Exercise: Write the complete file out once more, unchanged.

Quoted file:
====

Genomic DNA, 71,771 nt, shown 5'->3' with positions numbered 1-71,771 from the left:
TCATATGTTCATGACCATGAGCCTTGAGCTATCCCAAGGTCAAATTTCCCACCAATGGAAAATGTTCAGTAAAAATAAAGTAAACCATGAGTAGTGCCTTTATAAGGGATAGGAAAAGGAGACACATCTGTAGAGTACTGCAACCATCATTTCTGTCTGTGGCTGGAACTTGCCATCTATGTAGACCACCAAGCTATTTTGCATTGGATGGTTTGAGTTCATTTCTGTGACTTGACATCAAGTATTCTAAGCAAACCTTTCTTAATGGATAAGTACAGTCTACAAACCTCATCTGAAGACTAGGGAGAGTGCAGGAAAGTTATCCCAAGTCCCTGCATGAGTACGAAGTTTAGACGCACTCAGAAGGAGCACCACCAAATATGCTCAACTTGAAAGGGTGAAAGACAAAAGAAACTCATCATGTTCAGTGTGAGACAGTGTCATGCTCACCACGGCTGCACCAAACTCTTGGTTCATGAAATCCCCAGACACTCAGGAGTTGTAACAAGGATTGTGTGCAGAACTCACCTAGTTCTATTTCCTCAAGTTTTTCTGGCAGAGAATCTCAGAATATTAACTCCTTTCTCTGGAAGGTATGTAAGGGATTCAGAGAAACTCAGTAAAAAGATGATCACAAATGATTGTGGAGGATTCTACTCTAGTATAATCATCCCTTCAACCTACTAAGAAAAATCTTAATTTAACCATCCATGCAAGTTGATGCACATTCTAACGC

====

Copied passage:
Genomic DNA, 71,771 nt, shown 5'->3' with positions numbered 1-71,771 from the left:
TCATATGTTCATGACCATGAGCCTTGAGCTATCCCAAGGTCAAATTTCCCACCAATGGAAAATGTTCAGTAAAAATAAAGTAAACCATGAGTAGTGCCTTTATAAGGGATAGGAAAAGGAGACACATCTGTAGAGTACTGCAACCATCATTTCTGTCTGTGGCTGGAACTTGCCATCTATGTAGACCACCAAGCTATTTTGCATTGGATGGTTTGAGTTCATTTCTGTGACTTGACATCAAGTATTCTAAGCAAACCTTTCTTAATGGATAAGTACAGTCTACAAACCTCATCTGAAGACTAGGGAGAGTGCAGGAAAGTTATCCCAAGTCCCTGCATGAGTACGAAGTTTAGACGCACTCAGAAGGAGCACCACCAAATATGCTCAACTTGAAAGGGTGAAAGACAAAAGAAACTCATCATGTTCAGTGTGAGACAGTGTCATGCTCACCACGGCTGCACCAAACTCTTGGTTCATGAAATCCCCAGACACTCAGGAGTTGTAACAAGGATTGTGTGCAGAACTCACCTAGTTCTATTTCCTCAAGTTTTTCTGGCAGAGAATCTCAGAATATTAACTCCTTTCTCTGGAAGGTATGTAAGGGATTCAGAGAAACTCAGTAAAAAGATGATCACAAATGATTGTGGAGGATTCTACTCTAGTATAATCATCCCTTCAACCTACTAAGAAAAATCTTAATTTAACCATCCATGCAAGTTGATGCACATTCTAACGC